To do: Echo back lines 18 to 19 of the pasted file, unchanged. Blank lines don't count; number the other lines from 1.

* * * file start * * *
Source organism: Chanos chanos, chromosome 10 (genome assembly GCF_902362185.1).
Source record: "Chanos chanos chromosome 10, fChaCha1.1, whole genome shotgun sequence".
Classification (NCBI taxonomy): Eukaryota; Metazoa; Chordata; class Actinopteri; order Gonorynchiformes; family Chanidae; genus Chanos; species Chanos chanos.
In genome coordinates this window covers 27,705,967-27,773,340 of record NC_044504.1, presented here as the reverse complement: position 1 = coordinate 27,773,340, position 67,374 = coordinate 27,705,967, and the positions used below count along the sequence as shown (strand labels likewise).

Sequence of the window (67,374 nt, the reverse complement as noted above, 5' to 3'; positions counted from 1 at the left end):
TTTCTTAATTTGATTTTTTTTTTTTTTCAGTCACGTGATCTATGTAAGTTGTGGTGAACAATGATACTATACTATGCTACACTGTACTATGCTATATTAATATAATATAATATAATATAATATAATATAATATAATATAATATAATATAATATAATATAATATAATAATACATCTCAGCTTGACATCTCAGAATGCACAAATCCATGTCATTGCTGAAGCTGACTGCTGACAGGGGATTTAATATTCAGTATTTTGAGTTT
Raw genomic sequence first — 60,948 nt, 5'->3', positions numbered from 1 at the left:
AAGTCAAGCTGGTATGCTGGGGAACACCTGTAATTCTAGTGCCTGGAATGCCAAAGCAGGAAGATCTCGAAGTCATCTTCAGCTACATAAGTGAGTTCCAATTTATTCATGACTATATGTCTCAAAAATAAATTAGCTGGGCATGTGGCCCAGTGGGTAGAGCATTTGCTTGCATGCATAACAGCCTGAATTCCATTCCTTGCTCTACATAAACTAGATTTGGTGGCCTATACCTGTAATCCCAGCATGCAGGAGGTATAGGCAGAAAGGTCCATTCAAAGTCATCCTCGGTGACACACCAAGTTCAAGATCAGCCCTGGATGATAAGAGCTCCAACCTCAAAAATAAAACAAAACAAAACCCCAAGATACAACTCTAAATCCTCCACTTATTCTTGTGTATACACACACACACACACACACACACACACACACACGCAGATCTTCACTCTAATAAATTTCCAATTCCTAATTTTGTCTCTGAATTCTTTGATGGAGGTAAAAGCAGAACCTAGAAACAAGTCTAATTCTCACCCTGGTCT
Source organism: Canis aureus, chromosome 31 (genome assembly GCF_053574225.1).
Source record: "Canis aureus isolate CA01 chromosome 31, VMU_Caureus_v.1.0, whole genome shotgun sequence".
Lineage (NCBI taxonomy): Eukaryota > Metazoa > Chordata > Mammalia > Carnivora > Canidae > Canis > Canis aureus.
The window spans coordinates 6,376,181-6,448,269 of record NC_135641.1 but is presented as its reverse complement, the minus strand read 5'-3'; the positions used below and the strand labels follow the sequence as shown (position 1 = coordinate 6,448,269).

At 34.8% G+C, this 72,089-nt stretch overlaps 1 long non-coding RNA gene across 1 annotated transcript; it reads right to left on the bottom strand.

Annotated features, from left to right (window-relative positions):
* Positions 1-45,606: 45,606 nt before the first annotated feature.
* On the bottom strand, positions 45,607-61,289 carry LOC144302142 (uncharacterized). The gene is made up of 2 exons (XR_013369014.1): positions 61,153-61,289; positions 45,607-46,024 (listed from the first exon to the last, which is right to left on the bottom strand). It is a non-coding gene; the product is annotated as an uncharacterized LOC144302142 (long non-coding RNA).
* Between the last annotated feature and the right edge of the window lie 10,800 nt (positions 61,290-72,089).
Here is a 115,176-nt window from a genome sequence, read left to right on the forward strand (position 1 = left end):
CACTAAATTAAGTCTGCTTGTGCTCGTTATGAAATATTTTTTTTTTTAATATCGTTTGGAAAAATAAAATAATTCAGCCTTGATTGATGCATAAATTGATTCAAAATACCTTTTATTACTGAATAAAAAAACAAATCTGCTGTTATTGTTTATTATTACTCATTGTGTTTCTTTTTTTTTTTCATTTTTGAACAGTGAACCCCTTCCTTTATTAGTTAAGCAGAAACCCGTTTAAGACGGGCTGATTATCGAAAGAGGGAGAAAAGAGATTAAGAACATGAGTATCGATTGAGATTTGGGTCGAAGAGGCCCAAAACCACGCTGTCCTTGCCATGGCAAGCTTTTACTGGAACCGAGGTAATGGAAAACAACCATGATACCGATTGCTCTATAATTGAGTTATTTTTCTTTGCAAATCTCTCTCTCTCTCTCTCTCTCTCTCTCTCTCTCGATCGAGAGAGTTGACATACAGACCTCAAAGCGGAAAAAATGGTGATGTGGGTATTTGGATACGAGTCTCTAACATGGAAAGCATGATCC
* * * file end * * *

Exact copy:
Here is a 115,176-nt window from a genome sequence, read left to right on the forward strand (position 1 = left end):
CACTAAATTAAGTCTGCTTGTGCTCGTTATGAAATATTTTTTTTTTTAATATCGTTTGGAAAAATAAAATAATTCAGCCTTGATTGATGCATAAATTGATTCAAAATACCTTTTATTACTGAATAAAAAAACAAATCTGCTGTTATTGTTTATTATTACTCATTGTGTTTCTTTTTTTTTTTCATTTTTGAACAGTGAACCCCTTCCTTTATTAGTTAAGCAGAAACCCGTTTAAGACGGGCTGATTATCGAAAGAGGGAGAAAAGAGATTAAGAACATGAGTATCGATTGAGATTTGGGTCGAAGAGGCCCAAAACCACGCTGTCCTTGCCATGGCAAGCTTTTACTGGAACCGAGGTAATGGAAAACAACCATGATACCGATTGCTCTATAATTGAGTTATTTTTCTTTGCAAATCTCTCTCTCTCTCTCTCTCTCTCTCTCTCTCTCGATCGAGAGAGTTGACATACAGACCTCAAAGCGGAAAAAATGGTGATGTGGGTATTTGGATACGAGTCTCTAACATGGAAAGCATGATCC